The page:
12.Aug.2016 Framing it Right


What is Framing?

There’s an old joke that goes something like this: A young priest asks his bishop whether he is allowed to smoke while praying. The answer is an emphatic no. A few days later, the priest sees an older colleague smoking and praying, and tells him what the bishop said. “That’s odd,” says the older priest, “I asked the bishop if it was okay to pray while smoking, and he said I could pray any time I liked!”

The two priests framed things in a very different way, but what they proposed was the same thing. We use the word framing because we see reality, and describe it to others, as if viewing a picture. We can never see or fully describe the real thing. We decide where to draw the frame, what parts to put in and to leave out, what parts to relegate to the background or place prominently in the foreground. Like a director using his fingers to frame a scene and work out how to set up his cameras, our choices about framing make all the difference to how we view the world.

The Evidence

Studies have shown this can make a real difference even in circumstances where we wouldn’t expect people to be distracted by semantics. Tversky and Kahneman (1981) framed a single problem in two different ways. They presented participants with an imaginary disease outbreak, which was expected to affect 600 people. Participants were asked to choose between two treatment programmes, which affected the people in different ways:

If they chose Programme A, 200 people would be saved.

If they chose Program B, there was a one-third probability that 600 people would be saved, and a two-thirds probability that no people will be saved.

72 percent of participants chose Programme A, the other 28 percent Choosing Programme B.

They presented a second, separate group of participants with the choice between two slightly differently phrased programmes.

If they chose Programme C, 400 people would die.

If they chose Programme D, there was a one-third probability that nobody would die, and a two-thirds probability that 600 people would die.

This time, 78 percent chose Programme D, and only 22 chose Programme C. The problem with this is that Programmes A and C are in fact identical, as are Programmes B and D. They’re just framed differently. But this different phrasing distracted people enough to change the majority preference.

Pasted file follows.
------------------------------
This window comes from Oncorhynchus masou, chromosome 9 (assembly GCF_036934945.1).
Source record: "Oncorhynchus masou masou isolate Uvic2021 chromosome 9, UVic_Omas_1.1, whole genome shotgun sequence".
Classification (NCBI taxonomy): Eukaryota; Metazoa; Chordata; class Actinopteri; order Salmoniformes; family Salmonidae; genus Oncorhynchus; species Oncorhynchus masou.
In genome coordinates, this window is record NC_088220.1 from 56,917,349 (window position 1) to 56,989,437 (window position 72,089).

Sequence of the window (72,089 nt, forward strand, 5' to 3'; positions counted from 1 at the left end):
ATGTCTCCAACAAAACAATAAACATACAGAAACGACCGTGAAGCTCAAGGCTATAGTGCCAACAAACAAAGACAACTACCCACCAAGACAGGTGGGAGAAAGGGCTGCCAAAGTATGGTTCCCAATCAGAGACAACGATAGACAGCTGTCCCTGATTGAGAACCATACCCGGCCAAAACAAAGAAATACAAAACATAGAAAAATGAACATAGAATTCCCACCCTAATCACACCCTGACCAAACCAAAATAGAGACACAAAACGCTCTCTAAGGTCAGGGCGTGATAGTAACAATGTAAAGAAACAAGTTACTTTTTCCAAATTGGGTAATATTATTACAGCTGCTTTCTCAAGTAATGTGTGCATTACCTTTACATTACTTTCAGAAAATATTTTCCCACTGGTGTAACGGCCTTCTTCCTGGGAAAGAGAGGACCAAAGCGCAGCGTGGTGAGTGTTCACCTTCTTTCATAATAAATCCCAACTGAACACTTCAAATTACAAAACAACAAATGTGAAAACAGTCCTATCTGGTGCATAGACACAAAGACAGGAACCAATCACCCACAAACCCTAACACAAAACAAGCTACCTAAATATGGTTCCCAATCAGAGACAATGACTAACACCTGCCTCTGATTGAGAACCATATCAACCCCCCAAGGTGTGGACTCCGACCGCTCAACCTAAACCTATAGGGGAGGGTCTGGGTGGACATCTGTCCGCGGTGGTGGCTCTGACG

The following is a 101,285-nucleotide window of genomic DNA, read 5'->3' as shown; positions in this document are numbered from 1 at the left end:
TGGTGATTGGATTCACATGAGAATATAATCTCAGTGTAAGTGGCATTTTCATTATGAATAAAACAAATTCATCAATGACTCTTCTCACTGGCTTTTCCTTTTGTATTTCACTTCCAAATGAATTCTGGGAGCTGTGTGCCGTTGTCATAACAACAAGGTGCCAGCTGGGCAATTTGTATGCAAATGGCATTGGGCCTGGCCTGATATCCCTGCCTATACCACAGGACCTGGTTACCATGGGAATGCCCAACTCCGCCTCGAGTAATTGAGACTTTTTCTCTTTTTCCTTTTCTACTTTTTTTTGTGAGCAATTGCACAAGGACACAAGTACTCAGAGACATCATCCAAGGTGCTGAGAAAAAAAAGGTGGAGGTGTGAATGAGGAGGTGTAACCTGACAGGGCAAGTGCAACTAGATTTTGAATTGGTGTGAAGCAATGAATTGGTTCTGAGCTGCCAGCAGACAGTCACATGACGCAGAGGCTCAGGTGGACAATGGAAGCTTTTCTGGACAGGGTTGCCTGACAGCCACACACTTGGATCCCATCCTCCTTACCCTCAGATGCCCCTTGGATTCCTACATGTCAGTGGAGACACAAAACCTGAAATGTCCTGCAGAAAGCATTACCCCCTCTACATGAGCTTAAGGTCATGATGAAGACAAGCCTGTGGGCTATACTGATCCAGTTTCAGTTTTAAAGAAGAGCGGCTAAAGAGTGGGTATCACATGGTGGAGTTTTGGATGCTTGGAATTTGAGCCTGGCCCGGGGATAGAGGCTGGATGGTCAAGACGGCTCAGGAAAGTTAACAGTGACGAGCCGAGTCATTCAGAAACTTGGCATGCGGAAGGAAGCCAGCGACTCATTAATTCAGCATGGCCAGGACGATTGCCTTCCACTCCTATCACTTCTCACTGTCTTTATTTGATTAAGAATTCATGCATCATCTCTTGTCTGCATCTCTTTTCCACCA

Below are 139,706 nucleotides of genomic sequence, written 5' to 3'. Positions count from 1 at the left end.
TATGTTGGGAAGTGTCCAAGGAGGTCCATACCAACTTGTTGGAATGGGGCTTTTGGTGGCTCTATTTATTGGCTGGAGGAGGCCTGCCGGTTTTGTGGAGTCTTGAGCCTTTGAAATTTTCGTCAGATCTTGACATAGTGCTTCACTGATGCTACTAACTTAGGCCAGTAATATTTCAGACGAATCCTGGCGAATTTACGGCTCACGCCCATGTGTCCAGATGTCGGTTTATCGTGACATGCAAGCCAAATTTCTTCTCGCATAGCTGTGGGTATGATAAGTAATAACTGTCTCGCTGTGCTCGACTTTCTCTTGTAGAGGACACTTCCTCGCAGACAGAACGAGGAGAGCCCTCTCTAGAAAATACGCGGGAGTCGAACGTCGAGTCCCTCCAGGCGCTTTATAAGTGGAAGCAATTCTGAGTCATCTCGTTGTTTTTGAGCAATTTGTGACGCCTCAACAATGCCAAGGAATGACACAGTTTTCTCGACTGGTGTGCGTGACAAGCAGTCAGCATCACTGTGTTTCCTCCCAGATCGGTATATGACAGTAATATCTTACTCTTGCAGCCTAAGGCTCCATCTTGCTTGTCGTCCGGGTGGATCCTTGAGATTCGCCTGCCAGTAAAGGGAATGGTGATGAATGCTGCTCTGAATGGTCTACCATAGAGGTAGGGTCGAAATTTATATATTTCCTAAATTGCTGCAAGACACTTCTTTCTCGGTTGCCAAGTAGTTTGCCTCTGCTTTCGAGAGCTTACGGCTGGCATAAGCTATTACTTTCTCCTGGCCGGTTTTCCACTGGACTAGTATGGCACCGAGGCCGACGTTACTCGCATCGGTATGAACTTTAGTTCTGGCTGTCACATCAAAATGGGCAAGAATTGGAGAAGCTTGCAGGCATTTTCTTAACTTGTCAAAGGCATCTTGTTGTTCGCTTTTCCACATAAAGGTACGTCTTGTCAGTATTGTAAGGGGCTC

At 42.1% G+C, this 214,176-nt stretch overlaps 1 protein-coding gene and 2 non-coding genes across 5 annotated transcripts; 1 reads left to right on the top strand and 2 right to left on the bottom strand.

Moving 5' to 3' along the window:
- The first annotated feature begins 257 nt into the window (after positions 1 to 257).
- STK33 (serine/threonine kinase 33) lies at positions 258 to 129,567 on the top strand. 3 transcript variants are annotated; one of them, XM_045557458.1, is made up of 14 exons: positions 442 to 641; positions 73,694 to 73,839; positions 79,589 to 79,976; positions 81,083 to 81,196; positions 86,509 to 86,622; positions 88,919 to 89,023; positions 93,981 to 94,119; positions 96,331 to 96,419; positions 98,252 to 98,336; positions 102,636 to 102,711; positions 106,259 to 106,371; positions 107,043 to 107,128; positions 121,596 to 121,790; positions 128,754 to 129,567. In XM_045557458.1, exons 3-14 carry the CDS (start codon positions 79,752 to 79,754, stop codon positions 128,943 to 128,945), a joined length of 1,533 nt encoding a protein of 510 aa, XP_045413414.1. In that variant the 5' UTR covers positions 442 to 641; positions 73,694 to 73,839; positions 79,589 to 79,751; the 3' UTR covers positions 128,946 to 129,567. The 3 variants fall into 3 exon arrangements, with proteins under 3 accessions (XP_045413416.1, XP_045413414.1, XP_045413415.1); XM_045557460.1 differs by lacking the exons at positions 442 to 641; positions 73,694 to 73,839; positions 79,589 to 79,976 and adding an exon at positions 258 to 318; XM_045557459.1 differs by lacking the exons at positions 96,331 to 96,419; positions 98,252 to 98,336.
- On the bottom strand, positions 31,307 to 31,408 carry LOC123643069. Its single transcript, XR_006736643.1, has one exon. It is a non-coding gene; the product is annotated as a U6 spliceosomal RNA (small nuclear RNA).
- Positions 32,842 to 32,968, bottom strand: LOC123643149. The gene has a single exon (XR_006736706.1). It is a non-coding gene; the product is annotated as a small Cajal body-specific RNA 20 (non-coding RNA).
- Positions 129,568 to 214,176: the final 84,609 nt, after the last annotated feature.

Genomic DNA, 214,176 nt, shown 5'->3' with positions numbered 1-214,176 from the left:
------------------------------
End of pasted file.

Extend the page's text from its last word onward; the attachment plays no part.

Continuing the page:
So, the way we frame things is very important, but we often give it little thought. Two different types of phrasing that are crucial in our interactions with others at work and at home are problem framing and solution framing.

Problem Framing versus Solution Framing

When we talk about what’s wrong with our lives and our work, we are framing things in terms of problems. How often have you said, ‘I can’t do this’, or ‘I’m terrible at that’, or ‘I made a mess of this’? When we frame things in terms of the problem, we create a block that discourages us from finding a way to address the issue. If you can’t do something, the implication is that that’s the end of the matter. If you made a mess of something, you are saying nothing about how to clear the mess up or what you can learn for next time.

Solution framing focuses on how we can move forward, how we can address the situation positively. A solution frame for ‘I can’t do this’ might be ‘How can I make this easier to do?’, or ‘How can I get this done?’ For ‘I’m terrible at that’, we could substitute ‘How can I get better at that?’ or ‘How can I reduce the impact of how bad I am at that?’ And we could frame ‘I made a mess of this’ as ‘What can I learn from this experience?’ or ‘What’s the best I can make of the situation?’

Putting Framing into Action

This can seem like semantics, but the words we put on things define how we see them, and strongly influence the actions we take. Remember that in the disease study, people changed their opinions wholesale about the lives and deaths of 600 people, based only on the way options were phrased. Getting into the habit of framing things in terms of solutions can actually lead to more solutions being found. Of course, this doesn’t mean that you can’t press home the gravity of the current situation by outlining the issue first, but if you feel the need to do this, consider building on it by moving quickly to the solution frame.

These examples focus on how you frame things to yourself, but as the young priest and Tversky and Kahneman found, some of the most powerful uses of framing are in how we put things when presenting them to others. If we use a problem frame when highlighting issues to colleagues or friends, it can sound like we’re moaning, and can get reactions anywhere along a spectrum from a joint moaning session to an indignant response to perceived criticism. If we frame the issue in terms of looking for a solution, however, we’re likely to achieve a much more productive response.

So the next time you are thinking about what’s wrong with a situation, or are intending to raise an issue or a problem, stop yourself for a moment and consider re-framing in terms of solutions, rather than focusing on problems.

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